Testing: As long as there is enough physical memory to fully load a program, then you should be able to use test programs from project 2 to test this part of project 3. See the tips in the Testing section below for how you can control (increase or decrease) the number of physical pages (e.g., write10 is going to need more than the default of 16 pages). If you give Nachos enough physical pages, you can even run the swap4 and swap5 tests (and these tests do not use any system calls other than exit).

2. (70%) Now implement demand paged virtual memory with page replacement. In this second part, not only do you delay initializing pages, but now you delay the allocation of physical page frames until a process actually references a virtual page that is not already loaded in memory.

  1. In part one for VMProcess.loadSections, you allocated physical pages for each virtual page, but you marked them as invalid so that they would be initialized on a page fault. Now change VMProcess.loadSections so that it does not even allocate a physical page. Instead, merely mark all the TranslationEntries as invalid.
  2. Extend your page fault exception handler to allocate a page frame on-the-fly when a page fault occurs. In part one, you just initialized the contents of the virtual page when a page fault occurred. In this part, now allocate a physical page for the virtual page and use your code from part 1 above to initialize it, mark the TranslationEntry as valid, and return from the exception.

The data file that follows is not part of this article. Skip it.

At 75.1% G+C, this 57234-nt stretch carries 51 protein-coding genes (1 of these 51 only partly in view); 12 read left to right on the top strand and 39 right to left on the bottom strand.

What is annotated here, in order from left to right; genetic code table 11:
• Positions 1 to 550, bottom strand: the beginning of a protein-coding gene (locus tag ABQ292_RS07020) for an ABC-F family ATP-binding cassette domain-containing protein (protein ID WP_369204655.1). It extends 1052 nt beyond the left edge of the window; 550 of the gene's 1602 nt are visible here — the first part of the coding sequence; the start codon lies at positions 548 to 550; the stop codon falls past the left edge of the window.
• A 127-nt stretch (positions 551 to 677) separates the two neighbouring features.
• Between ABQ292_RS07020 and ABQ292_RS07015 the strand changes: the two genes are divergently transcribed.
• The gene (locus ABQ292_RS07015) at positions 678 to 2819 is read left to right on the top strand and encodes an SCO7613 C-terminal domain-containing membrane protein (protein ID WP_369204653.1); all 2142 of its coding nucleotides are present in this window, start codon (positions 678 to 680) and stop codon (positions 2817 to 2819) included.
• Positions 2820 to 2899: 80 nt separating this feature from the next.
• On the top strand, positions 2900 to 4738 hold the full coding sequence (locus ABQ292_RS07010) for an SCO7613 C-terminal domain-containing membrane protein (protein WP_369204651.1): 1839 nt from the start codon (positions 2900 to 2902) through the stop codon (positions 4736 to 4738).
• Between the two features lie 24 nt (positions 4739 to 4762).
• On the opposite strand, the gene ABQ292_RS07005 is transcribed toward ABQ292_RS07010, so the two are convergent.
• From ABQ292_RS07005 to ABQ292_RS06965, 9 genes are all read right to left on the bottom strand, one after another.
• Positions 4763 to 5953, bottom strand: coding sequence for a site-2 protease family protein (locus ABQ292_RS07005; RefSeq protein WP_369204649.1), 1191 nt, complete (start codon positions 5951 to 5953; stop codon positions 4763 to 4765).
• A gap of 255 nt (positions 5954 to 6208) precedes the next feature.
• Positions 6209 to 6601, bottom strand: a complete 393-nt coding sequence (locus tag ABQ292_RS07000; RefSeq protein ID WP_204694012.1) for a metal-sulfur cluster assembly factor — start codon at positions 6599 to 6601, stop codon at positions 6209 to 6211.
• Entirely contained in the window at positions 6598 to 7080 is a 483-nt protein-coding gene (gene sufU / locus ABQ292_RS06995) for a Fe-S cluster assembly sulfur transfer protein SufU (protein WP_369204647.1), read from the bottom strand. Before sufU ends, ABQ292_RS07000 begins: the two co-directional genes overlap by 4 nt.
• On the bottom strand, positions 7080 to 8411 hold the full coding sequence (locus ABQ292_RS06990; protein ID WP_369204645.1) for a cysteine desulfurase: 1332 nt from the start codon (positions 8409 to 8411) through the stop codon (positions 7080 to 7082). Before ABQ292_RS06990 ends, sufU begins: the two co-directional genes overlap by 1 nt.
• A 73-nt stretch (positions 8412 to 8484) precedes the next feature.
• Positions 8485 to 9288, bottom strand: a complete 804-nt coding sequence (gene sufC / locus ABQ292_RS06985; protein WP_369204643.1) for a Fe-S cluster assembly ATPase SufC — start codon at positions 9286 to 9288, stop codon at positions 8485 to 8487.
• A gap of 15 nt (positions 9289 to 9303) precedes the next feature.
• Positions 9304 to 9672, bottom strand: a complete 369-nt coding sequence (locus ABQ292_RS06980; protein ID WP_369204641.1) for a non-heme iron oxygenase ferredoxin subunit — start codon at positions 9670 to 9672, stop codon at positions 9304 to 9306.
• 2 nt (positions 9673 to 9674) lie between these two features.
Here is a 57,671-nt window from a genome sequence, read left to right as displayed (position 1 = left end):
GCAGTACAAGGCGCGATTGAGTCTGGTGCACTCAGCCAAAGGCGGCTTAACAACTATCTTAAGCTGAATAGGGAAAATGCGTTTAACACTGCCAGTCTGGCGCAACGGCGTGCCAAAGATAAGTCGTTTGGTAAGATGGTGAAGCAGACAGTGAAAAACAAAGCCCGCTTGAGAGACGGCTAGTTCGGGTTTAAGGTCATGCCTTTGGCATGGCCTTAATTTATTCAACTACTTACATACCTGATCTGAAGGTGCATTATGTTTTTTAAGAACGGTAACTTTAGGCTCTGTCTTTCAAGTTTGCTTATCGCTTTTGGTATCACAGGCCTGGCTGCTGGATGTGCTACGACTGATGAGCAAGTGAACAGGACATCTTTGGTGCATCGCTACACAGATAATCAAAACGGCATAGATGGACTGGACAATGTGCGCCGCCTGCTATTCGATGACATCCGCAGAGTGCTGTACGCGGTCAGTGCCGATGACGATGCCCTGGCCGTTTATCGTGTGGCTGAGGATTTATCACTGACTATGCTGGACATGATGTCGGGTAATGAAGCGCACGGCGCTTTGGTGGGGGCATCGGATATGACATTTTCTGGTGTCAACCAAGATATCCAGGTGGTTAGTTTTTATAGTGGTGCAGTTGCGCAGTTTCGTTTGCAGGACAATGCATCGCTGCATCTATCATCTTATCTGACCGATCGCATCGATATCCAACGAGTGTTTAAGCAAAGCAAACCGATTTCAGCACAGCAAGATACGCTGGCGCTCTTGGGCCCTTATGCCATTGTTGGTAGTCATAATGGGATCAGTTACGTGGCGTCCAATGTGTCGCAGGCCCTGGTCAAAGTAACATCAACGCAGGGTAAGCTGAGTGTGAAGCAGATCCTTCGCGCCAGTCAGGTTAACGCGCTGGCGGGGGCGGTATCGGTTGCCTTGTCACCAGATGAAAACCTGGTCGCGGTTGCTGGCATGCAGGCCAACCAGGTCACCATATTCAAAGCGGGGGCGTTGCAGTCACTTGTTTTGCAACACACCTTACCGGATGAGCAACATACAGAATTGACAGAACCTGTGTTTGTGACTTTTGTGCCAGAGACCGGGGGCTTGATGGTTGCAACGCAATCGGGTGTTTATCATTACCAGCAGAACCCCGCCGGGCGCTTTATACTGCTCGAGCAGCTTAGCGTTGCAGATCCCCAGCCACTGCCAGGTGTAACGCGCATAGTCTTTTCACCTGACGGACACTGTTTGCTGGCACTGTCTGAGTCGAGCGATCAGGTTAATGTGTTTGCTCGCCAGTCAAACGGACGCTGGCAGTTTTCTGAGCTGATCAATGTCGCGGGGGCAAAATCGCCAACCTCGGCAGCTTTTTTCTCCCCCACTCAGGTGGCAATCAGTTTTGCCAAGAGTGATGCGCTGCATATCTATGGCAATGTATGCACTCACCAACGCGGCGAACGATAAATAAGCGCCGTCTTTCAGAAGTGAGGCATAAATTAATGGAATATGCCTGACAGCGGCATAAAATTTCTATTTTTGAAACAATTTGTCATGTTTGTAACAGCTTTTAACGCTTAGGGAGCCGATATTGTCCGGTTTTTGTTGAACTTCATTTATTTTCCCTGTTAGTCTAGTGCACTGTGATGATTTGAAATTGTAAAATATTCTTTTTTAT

You can get the above two changes working without having page replacement implemented for the case where you run a single program that does not consume all of physical memory. Before moving on, be sure that the two changes above work for a single program that fits into memory.

Now implement page replacement to free up a physical page frame to handle page faults:

  1. Extend your page fault exception handler to evict pages once physical memory becomes full. First, you will need to select a victim page to evict from memory. Your page eviction strategy should be the clock algorithm. Then mark the TranslationEntry for that page as invalid.

  2. Evict the victim page. If the page is clean (i.e., not dirty), then the page can be used immediately; you can always recover the contents of the page from disk. If the page is dirty, though, the kernel must save the page contents in the swap file on disk.

  3. Read in the contents of the faulted page either from the executable file or from swap (see below).

  4. Implement the swap file for storing pages evicted from physical memory. You will want to implement methods to create a swap file, write pages from memory to swap (for page out), read from swap to memory (for page in), etc.

As you implement the above operations, keep the following points in mind:

Finally, you should only do as many page reads and writes as necessary to execute the program, and as dictated by the page replacement algorithm. You will soon discover that the first page fault is different than subsequent ones on a particular page. As described above, on the first fault on a page you need to read from the executable file, and on the second you may need to read from swap. Your implementation needs to be able to handle this situation. In short: